scena 'Angel of life' was written for Bartleman. His son-in-law, the late William Horsley, Mus. Bac., edited in 1824 a collection of his best glees, catches, and canons, in two folio volumes, with a memoir of the composer, and an analysis of his compositions. The work also contains a portrait of Callcott from a painting by his brother Augustus, afterwards Sir Augustus Callcott, R. A. Besides the above-named works Callcott was associated with Dr. Arnold in the selection, adaptation, and composition of the tunes for 'The Psalms of David for the use of Parish Churches' (1791). Dr. Callcott left a numerous family. His daughter, Sophia, became eminent as a teacher of the pianoforte, and his younger son, William Hutchins Callcott [App. p.575 adds "1807–Aug. 4, 1882"], has attained distinction as a composer and arranger. One of his songs, 'The last man,' met with remarkable success, and his anthem 'Give peace in our time, Lord,' has been very generally admired.
[ W. H. H. ]
CALLINET. See Daublaine.
CALORI, Angiola, was born at Milan 1732, and came to London in 1758. Here she appeared in 'Issipile,' by Cocchi. In 1759 she sang in 'Ciro riconosciuto,' by the same composer; and in his 'Erginda,' 1760. In the next season she performed the part of Eugenia in Galuppi's 'Filosofo di Campagna,' but her name does not occur here again after that. She had a soprano voice of great extent, a profound knowledge of music, and extraordinary rapidity of execution. In 1770 she was singing at Dresden with great success. She returned to her native country in 1774, and continued to sing at the various operas of Italy till 1783. She died about 1790.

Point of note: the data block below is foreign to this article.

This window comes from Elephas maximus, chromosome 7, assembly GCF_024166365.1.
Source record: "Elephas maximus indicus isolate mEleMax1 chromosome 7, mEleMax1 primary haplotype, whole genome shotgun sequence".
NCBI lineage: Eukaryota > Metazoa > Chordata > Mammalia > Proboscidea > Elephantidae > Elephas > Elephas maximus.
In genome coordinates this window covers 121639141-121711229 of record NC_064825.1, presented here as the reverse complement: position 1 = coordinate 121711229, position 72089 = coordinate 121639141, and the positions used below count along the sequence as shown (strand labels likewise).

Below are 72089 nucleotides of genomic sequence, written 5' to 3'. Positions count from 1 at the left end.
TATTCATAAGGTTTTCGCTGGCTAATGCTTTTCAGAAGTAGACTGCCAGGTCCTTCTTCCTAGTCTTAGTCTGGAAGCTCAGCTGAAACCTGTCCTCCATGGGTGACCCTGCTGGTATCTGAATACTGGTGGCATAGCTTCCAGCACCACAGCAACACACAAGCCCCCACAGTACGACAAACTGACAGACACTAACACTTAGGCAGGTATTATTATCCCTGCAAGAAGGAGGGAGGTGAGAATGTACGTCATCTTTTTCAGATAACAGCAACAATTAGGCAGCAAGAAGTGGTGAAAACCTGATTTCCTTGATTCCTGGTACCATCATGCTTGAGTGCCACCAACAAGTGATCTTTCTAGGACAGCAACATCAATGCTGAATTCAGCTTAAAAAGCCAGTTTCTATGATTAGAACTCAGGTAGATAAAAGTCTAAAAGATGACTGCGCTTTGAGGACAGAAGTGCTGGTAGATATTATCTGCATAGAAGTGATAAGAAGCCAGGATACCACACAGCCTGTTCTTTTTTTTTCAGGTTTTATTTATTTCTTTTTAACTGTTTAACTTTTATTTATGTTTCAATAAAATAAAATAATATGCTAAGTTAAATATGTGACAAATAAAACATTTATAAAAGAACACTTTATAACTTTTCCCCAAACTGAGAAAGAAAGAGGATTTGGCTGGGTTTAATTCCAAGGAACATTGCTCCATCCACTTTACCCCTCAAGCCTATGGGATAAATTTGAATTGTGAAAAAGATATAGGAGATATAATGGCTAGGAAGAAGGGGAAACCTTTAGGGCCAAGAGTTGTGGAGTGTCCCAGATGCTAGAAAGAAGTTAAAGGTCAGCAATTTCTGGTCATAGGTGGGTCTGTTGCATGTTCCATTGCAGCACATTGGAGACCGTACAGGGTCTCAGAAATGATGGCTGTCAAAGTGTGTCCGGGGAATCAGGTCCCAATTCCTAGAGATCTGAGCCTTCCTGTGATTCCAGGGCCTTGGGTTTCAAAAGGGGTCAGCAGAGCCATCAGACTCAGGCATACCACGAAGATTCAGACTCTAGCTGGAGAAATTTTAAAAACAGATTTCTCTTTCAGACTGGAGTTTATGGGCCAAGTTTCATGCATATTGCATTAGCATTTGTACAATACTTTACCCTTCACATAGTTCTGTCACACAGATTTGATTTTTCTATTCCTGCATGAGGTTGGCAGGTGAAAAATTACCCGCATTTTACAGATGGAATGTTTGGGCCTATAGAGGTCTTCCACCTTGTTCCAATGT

[ J. M. ]
CALVARY, the English version of Spohr's oratorio of 'Des Heilands letzte Stunden.' The translation was made by Mr Edward Taylor, and the first performance took place at the Norwich Festival of 1839 under Spohr's own direction. It was again performed, in his presence, under Costa's baton, by the Sacred Harmonic Society, at Exeter Hall, July 5, 1852. [App. p.575 adds "The performance at the Norwich Festival was not the first, as the work had been given in the Hanover Square Rooms by the Vocal Society, under Mr. Edward Taylor, March 27, 1837."]
CALVESI, Signor, an Italian singer engaged, with his wife, in London during the seasons of 1787 and 1788. He sang the principal part in Paisiello's 'Re Teodoro,' and assisted in the same composer's 'Schiavi per amore,' and other operas by Cimarosa, Sarti, and Storace, in some of which his wife appeared with him.
[ J. M. ]